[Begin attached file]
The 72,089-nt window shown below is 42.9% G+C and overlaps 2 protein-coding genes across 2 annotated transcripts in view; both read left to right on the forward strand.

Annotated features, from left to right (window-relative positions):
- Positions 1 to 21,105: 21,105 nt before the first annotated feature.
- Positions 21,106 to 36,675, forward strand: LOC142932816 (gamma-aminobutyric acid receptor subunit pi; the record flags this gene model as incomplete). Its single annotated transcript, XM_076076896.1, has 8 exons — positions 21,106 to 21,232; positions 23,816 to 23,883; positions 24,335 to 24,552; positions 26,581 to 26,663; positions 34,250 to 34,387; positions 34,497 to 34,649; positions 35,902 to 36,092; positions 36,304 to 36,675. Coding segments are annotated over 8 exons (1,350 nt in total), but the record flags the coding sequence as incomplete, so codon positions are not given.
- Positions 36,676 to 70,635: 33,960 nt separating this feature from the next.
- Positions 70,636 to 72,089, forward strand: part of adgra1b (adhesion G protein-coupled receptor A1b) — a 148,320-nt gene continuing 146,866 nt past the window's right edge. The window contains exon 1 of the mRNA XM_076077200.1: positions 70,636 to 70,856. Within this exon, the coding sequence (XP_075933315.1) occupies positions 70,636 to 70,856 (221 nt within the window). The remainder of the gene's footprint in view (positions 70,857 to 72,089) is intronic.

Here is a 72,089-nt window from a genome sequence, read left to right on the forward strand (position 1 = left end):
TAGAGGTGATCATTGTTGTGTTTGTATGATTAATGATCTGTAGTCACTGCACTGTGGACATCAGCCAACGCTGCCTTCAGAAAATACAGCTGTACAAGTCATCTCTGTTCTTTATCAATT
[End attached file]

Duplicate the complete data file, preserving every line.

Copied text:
The 72,089-nt window shown below is 42.9% G+C and overlaps 2 protein-coding genes across 2 annotated transcripts in view; both read left to right on the forward strand.

Annotated features, from left to right (window-relative positions):
- Positions 1 to 21,105: 21,105 nt before the first annotated feature.
- Positions 21,106 to 36,675, forward strand: LOC142932816 (gamma-aminobutyric acid receptor subunit pi; the record flags this gene model as incomplete). Its single annotated transcript, XM_076076896.1, has 8 exons — positions 21,106 to 21,232; positions 23,816 to 23,883; positions 24,335 to 24,552; positions 26,581 to 26,663; positions 34,250 to 34,387; positions 34,497 to 34,649; positions 35,902 to 36,092; positions 36,304 to 36,675. Coding segments are annotated over 8 exons (1,350 nt in total), but the record flags the coding sequence as incomplete, so codon positions are not given.
- Positions 36,676 to 70,635: 33,960 nt separating this feature from the next.
- Positions 70,636 to 72,089, forward strand: part of adgra1b (adhesion G protein-coupled receptor A1b) — a 148,320-nt gene continuing 146,866 nt past the window's right edge. The window contains exon 1 of the mRNA XM_076077200.1: positions 70,636 to 70,856. Within this exon, the coding sequence (XP_075933315.1) occupies positions 70,636 to 70,856 (221 nt within the window). The remainder of the gene's footprint in view (positions 70,857 to 72,089) is intronic.

Here is a 72,089-nt window from a genome sequence, read left to right on the forward strand (position 1 = left end):
TAGAGGTGATCATTGTTGTGTTTGTATGATTAATGATCTGTAGTCACTGCACTGTGGACATCAGCCAACGCTGCCTTCAGAAAATACAGCTGTACAAGTCATCTCTGTTCTTTATCAATT